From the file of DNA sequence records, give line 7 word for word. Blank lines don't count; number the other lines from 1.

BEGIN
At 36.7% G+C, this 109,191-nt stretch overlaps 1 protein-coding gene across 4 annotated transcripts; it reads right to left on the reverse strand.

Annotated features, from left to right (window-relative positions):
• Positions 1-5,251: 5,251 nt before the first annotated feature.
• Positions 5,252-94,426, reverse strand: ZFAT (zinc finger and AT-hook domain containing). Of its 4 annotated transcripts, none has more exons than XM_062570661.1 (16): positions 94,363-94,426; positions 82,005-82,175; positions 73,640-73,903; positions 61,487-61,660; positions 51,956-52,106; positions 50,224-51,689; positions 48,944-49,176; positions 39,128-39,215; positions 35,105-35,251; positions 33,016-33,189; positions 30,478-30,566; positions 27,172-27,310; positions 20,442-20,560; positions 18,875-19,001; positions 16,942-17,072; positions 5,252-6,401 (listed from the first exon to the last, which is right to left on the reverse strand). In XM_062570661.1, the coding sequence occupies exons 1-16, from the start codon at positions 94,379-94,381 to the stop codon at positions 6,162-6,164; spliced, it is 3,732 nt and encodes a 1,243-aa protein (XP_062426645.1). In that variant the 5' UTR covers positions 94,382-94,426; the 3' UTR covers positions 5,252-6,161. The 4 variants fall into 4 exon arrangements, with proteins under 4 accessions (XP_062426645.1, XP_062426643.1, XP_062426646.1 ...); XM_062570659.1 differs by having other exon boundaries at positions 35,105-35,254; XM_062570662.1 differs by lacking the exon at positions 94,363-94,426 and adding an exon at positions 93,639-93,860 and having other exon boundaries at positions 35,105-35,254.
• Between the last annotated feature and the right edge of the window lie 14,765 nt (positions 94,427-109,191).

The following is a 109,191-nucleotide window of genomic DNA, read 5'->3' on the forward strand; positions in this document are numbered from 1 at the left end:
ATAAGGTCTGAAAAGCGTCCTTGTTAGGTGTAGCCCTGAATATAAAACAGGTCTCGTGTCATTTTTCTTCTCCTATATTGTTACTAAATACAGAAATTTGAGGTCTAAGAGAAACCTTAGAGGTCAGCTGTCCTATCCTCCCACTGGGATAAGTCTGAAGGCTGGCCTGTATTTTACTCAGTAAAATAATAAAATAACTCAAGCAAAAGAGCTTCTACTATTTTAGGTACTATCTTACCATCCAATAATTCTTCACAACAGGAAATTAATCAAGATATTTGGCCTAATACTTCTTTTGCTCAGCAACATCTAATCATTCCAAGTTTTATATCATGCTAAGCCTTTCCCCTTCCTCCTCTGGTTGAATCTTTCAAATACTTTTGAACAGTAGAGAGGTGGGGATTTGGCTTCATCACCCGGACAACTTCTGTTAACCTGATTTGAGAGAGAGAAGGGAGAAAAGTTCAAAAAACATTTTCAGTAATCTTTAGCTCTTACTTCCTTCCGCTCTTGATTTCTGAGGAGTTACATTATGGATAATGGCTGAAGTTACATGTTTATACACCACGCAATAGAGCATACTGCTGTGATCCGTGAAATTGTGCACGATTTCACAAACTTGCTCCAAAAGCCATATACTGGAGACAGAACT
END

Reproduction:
ATAAGGTCTGAAAAGCGTCCTTGTTAGGTGTAGCCCTGAATATAAAACAGGTCTCGTGTCATTTTTCTTCTCCTATATTGTTACTAAATACAGAAATTTGAGGTCTAAGAGAAACCTTAGAGGTCAGCTGTCCTATCCTCCCACTGGGATAAGTCTGAAGGCTGGCCTGTATTTTACTCAGTAAAATAATAAAATAACTCAAGCAAAAGAGCTTCTACTATTTTAGGTACTATCTTACCATCCAATAATTCTTCACAACAGGAAATTAATCAAGATATTTGGCCTAATACTTCTTTTGCTCAGCAACATCTAATCATTCCAAGTTTTATATCATGCTAAGCCTTTCCCCTTCCTCCTCTGGTTGAATCTTTCAAATACTTTTGAACAGTAGAGAGGTGGGGATTTGGCTTCATCACCCGGACAACTTCTGTTAACCTGATTTGAGAGAGAGAAGGGAGAAAAGTTCAAAAAACATTTTCAGTAATCTTTAGCTCTTACTTCCTTCCGCTCTTGATTTCTGAGGAGTTACATTATGGATAATGGCTGAAGTTACATGTTTATACACCACGCAATAGAGCATACTGCTGTGATCCGTGAAATTGTGCACGATTTCACAAACTTGCTCCAAAAGCCATATACTGGAGACAGAACT